But Burrill remains on the Sacramento Superior Courts Special Master list, and the court’s 2011 Family Law Private Mediator Panel for the Sacramento Superior Court. These are people designated by the court to work on child custody cases to provide counseling and therapy to children and parents, and also to testify in court about their findings.

According to the rules of the court, mediators must complete 25 hours of training. Special masters for family courts must have been active mediators for at least five years, or be family court attorneys in good standing.

A quick glance at the price list of the 26 specialists on the Sacramento list also illustrates how quickly a custody case could empty out a family bank account. Prices range between $100 and $200 an hour. All but one of the specialists also demand a retainer, ranging from $500 to $3,000. Burrill’s rates are about average for the group. Oddly, family courts in most other California counties do not appear to publish similar lists of approved mediators.

When people complain, their cases get stuck inside the bureaucratic process in the overburdened DCA. There are at least five complaints against her pending with the DCA’s Board of Behavioral Sciences (BBS), dating back to January 2009. The complaints raise questions around billing, competency and even emotional stability on Burrill’s part.

An engineering manager with degrees from the Massachusetts Institute of Technology, Nair said he is the rare litigant with the resources to fight Burrill for years on end. The various court cases have set him back tens of thousands of dollars, he said, to the point where that appears to have been the goal all along. Part of the original dispute between them began with her overbilling him, Nair said.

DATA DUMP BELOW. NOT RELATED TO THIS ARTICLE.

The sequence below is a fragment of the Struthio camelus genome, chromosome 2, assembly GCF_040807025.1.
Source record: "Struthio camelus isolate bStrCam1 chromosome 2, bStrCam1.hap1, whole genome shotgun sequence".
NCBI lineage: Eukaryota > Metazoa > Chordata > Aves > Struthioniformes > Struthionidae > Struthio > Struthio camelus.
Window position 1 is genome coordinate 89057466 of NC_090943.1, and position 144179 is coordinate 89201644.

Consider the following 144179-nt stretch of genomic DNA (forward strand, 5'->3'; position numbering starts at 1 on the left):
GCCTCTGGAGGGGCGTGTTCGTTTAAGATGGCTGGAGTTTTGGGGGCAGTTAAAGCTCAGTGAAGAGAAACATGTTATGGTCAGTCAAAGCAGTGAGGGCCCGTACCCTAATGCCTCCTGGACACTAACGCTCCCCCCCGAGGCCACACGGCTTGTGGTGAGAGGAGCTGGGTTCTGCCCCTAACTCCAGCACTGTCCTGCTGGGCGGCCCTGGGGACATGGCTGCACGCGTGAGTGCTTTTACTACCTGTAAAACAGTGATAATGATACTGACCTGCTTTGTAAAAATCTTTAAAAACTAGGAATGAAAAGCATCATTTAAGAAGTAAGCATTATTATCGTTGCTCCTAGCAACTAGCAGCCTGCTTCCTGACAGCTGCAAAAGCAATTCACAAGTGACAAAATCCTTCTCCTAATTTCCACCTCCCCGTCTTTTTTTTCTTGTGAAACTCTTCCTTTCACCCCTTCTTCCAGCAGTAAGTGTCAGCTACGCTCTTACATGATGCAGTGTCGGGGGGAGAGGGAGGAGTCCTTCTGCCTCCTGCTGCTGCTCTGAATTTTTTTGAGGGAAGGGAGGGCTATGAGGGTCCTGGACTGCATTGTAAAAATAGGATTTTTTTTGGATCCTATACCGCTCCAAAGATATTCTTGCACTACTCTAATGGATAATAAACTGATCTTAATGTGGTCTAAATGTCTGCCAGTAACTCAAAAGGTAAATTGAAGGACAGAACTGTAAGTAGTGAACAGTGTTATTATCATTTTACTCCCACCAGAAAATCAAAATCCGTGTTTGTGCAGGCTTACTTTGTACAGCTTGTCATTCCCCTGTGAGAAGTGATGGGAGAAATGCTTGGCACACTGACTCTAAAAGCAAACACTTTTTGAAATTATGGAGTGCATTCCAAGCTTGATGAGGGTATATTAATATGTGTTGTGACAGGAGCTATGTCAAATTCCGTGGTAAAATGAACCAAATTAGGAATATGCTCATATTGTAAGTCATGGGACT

Nair has repeatedly raised questions about her qualifications.

Though she earned a law degree from the McGeorge Law School of the University of the Pacific in 1991, Burrill is not a member of the California State Bar. Typically, a special master “is an attorney who is a member in good standing of the California State Bar,” according to the State Bar’s guidelines.

Burrill does not appear on the Special Master lists put out by the California State Bar for El Dorado, Placer or Sacramento Counties. She does appear, however, on the Sacramento court’s list of masters for family court.

According to rules posted by the Sacramento Superior Court, a special master for family court matters “may be a mental health professional or attorney.” There does not appear to be a standard definition of “mental health professional” included in these rules.

Burrill earned a bachelor’s degree in psychology from the University of California at Davis in 1989 and a master’s degree in social work from Sacramento State University in 1991. But she terminated her license with the state Board of Psychology in 2006, according to state records.

In March of last year, the American Board of Examiners in Clinical Social Work revoked Burrill’s certification for “misrepresentation” of complaints against her, documents show.
In his current case against Burrill, Nair’s attorneys have hammered a pair of Ph.D degrees in psychology that Burrill received from two online schools, North Central University and California Southern University.

North Central was not accredited when she earned her degree there in 2001. When questioned on the stand, Burrill confirmed she had never passed the psychologists’ licensing exam in California, despite taking it multiple times.

PAS allegations by Burrill are central to the Nair case. In court in August, Suraj — much taller and thinner than the chubby preteen he was when the case began — testified by closed circuit video that his father did not alienate him against his mother, and that he actually encouraged him to maintain a relationship with her. He also requested his father be given full custody and that he not be forced to see his mother.

All Jayraj knows about his son’s whereabouts is that he’s somewhere on the East Coast. So he’s been keeping an eye on airline tickets to destinations such as Boston and New York.

“The day I hear something, I’ll be going east,” he said.